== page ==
The XLIVE Data and Analytics Summit convened in Los Angeles April 3rd and 4th. The event brought together professionals from both the sport and entertainment industry to explore the impact of data and analytics on live events in the digital era. From technological innovations to emerging trends, the day was full of powerful insights and engaging conversations. During the various panels, keynote speakers, and discussions throughout the event, lessons were learned on ways to leverage data and analytics to produce better live events.
Using Data to Enhance the Fan Experience at Live Events
The first panel of the day, The Ultimate Fan Engagement – Utilizing Data to Enhance the Fan Experience, focused on using data to enhance the fan experience. Lead by Jay Tucker, Executive Director at UCLA’s Center for Management of Enterprise in Media, Entertainment and Sports, the speakers included Michael Parnes, VP of Research for Adult Swim, Cynthia Frelund, Predictive Analytics Expert at NFL Media, and Andrea Bailey, Vice President of Partnership Activation for the Global Partnerships division of AEG. The group started off by discussing how organizations are reevaluating what a fan is and what their expectations are. Now traditional media platforms are having to think on the same lines of live event producers about how to create the best fan experience in person. This can be done by collecting data from various touch points like social platforms and in person surveys. Now instead of one way advertising, fans are expecting a two way conversation. They expect to be engaged rather than just marketed to. Analyzing data collected can provide powerful insights into the best channel and method to engage with them. Knowing your audience through the use of information gathered can allow you to tailor events to a fans needs.
A lot of time improving an event involves using the data to test various hypothesis. As moderator Jay Tucker said, “In order to get something you’ve never had, you have to do something you’ve never done.” A huge value must be placed on learning and trying new things in order to create better fan experiences. Today venues like the Staples Center are using live technology inside the arena to track things like dwell times in order to create a seamless event. They are also tracking what types of questions are being asked at information booths and other outlets to gather as much data as possible. Tracking this information gives event organizers an advantage over those that do not because they have valuable insights into ways to optimize their events.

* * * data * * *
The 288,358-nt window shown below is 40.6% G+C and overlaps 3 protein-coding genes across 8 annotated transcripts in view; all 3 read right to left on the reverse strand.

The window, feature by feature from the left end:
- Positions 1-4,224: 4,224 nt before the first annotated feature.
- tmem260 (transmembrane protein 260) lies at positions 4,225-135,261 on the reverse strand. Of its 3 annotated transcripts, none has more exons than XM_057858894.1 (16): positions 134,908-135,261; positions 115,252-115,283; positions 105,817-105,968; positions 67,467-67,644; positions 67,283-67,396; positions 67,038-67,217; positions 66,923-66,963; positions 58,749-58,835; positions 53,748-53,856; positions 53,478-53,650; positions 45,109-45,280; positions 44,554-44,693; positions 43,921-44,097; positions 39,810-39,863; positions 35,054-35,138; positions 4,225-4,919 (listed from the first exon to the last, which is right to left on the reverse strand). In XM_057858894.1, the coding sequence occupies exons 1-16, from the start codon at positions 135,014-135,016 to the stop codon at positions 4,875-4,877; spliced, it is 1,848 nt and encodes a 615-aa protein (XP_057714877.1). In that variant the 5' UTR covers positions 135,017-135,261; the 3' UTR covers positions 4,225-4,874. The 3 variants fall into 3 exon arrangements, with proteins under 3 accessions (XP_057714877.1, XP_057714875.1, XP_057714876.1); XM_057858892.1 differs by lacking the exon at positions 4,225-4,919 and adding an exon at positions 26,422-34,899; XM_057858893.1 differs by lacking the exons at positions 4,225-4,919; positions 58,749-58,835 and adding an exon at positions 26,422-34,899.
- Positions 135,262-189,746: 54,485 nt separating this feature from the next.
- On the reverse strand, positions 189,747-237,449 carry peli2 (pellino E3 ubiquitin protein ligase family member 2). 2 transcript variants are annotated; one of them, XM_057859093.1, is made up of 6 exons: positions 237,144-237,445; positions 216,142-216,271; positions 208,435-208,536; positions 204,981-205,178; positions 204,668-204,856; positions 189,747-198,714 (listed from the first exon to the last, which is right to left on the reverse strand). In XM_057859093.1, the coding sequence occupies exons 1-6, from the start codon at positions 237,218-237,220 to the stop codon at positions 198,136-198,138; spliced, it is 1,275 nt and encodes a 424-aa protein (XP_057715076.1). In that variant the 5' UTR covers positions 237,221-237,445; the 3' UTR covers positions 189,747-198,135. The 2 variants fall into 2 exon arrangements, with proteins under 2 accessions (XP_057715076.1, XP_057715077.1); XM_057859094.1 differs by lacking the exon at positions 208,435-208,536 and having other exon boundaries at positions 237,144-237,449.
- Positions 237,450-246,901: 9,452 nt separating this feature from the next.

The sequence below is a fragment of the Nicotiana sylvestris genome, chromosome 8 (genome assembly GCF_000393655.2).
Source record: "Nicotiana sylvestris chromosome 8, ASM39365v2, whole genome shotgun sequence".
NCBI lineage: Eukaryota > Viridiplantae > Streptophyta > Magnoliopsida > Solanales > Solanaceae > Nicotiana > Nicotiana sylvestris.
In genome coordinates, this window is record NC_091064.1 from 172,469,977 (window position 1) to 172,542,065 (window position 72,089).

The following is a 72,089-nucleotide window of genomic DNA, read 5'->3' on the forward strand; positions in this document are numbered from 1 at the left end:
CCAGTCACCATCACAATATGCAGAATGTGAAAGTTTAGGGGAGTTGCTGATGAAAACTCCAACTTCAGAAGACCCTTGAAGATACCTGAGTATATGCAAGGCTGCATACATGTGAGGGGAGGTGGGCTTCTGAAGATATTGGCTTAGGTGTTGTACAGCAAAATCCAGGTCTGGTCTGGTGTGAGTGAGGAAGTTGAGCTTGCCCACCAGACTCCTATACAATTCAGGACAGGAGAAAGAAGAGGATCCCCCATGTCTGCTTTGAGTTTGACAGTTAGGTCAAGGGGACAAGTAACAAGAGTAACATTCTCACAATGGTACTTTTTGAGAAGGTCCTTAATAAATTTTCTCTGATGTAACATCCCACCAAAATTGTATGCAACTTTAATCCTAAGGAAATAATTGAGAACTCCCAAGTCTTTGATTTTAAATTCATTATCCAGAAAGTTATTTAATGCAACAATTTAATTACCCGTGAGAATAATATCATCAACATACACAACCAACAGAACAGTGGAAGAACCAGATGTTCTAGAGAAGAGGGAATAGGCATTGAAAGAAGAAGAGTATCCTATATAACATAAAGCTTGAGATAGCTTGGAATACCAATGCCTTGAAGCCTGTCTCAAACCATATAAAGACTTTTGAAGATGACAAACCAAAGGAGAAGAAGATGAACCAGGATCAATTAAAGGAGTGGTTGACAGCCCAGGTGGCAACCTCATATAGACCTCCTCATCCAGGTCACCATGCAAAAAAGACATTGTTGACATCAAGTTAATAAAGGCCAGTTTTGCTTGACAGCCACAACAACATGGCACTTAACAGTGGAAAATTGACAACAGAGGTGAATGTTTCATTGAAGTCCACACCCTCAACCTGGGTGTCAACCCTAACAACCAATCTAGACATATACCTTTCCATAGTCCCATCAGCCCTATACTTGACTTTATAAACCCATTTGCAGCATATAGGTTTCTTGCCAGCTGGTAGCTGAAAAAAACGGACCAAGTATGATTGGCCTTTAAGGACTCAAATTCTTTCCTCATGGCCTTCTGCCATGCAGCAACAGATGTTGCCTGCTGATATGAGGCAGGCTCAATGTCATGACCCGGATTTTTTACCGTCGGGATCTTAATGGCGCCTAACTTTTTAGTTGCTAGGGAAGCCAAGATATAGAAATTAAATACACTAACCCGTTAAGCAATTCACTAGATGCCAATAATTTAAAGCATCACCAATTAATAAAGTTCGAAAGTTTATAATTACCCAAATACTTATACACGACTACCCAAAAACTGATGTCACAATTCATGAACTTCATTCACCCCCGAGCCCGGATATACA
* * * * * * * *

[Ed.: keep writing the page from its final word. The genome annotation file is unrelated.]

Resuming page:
Deciding which talent to be at an event or which high profile individuals to use to promote is no easy task. However, data is showing that using real people to engage audiences is a more successful route to go. Michael Thomas, Safety for the NY Giants, Steve Scebelo, Vice President of Licensing and Business Development at NFL Players Inc, and Blake Lawrence, CEO at Opendorse presented Leveraging Social Media and Data Strategies to Drive Brand Awareness and Revenue Streams with the NFLPA and Opendorse. The session presented data that demonstrates that fans want a human connection. Players receive on average 2.25% engagement compared to .65% that teams receive. “People (not brands) slow your scroll.” This is why brands are and should be turning more towards utilizing athletes and creating more personal marketing campaigns through an individuals social media rather than their own.
Continuing to focus on how to leverage data when creating and improving events, Keynote with Theresa Locklear, VP of Audience Science Analytics at Viacom focused on the importance of collecting the right data and using it for modeling. As a traditional media company like Viacom moves more towards experiential marketing, they are placing a heavy reliance on data and analytics to reach audiences and enhance their events. Their data collection has three main goals, ticket sales, future events, and engaging audience. By utilizing ticket sales data an organization can pivot its marketing plan in real time to ensure that the event reaches sales goals. Data can also help to determine optimal locations for the event and what talent will be at their events.
Using Data for Live Event Ticketing, Sponsorships, & More